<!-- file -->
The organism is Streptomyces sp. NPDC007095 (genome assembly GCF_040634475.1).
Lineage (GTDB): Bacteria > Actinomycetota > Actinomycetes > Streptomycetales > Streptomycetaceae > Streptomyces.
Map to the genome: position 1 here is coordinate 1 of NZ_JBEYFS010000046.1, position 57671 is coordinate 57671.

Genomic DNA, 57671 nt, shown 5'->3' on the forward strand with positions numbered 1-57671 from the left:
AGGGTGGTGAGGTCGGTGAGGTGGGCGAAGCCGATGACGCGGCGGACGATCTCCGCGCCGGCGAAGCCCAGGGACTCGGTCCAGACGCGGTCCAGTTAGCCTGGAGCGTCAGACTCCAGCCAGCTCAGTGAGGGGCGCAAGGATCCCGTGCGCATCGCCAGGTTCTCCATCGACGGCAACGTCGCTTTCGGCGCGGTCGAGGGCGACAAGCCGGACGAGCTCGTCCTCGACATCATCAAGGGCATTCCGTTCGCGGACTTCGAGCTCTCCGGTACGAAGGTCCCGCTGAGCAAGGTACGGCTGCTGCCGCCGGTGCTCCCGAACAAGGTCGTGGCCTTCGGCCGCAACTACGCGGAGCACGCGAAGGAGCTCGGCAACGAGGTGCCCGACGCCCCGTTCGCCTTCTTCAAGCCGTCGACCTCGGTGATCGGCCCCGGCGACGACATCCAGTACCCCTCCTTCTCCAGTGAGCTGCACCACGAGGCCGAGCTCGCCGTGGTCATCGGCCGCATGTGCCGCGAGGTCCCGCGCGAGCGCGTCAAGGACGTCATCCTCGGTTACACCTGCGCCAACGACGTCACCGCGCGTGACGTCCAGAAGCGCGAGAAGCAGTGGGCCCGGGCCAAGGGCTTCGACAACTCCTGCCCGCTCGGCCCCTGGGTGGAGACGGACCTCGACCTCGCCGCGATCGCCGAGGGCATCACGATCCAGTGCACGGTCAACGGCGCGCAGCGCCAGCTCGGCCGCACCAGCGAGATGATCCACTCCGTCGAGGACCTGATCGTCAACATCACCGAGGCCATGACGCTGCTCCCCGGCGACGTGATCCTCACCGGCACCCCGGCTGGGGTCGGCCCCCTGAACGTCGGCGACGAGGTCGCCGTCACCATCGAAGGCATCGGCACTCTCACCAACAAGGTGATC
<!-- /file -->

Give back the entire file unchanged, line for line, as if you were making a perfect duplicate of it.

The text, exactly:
The organism is Streptomyces sp. NPDC007095 (genome assembly GCF_040634475.1).
Lineage (GTDB): Bacteria > Actinomycetota > Actinomycetes > Streptomycetales > Streptomycetaceae > Streptomyces.
Map to the genome: position 1 here is coordinate 1 of NZ_JBEYFS010000046.1, position 57671 is coordinate 57671.

Genomic DNA, 57671 nt, shown 5'->3' on the forward strand with positions numbered 1-57671 from the left:
AGGGTGGTGAGGTCGGTGAGGTGGGCGAAGCCGATGACGCGGCGGACGATCTCCGCGCCGGCGAAGCCCAGGGACTCGGTCCAGACGCGGTCCAGTTAGCCTGGAGCGTCAGACTCCAGCCAGCTCAGTGAGGGGCGCAAGGATCCCGTGCGCATCGCCAGGTTCTCCATCGACGGCAACGTCGCTTTCGGCGCGGTCGAGGGCGACAAGCCGGACGAGCTCGTCCTCGACATCATCAAGGGCATTCCGTTCGCGGACTTCGAGCTCTCCGGTACGAAGGTCCCGCTGAGCAAGGTACGGCTGCTGCCGCCGGTGCTCCCGAACAAGGTCGTGGCCTTCGGCCGCAACTACGCGGAGCACGCGAAGGAGCTCGGCAACGAGGTGCCCGACGCCCCGTTCGCCTTCTTCAAGCCGTCGACCTCGGTGATCGGCCCCGGCGACGACATCCAGTACCCCTCCTTCTCCAGTGAGCTGCACCACGAGGCCGAGCTCGCCGTGGTCATCGGCCGCATGTGCCGCGAGGTCCCGCGCGAGCGCGTCAAGGACGTCATCCTCGGTTACACCTGCGCCAACGACGTCACCGCGCGTGACGTCCAGAAGCGCGAGAAGCAGTGGGCCCGGGCCAAGGGCTTCGACAACTCCTGCCCGCTCGGCCCCTGGGTGGAGACGGACCTCGACCTCGCCGCGATCGCCGAGGGCATCACGATCCAGTGCACGGTCAACGGCGCGCAGCGCCAGCTCGGCCGCACCAGCGAGATGATCCACTCCGTCGAGGACCTGATCGTCAACATCACCGAGGCCATGACGCTGCTCCCCGGCGACGTGATCCTCACCGGCACCCCGGCTGGGGTCGGCCCCCTGAACGTCGGCGACGAGGTCGCCGTCACCATCGAAGGCATCGGCACTCTCACCAACAAGGTGATC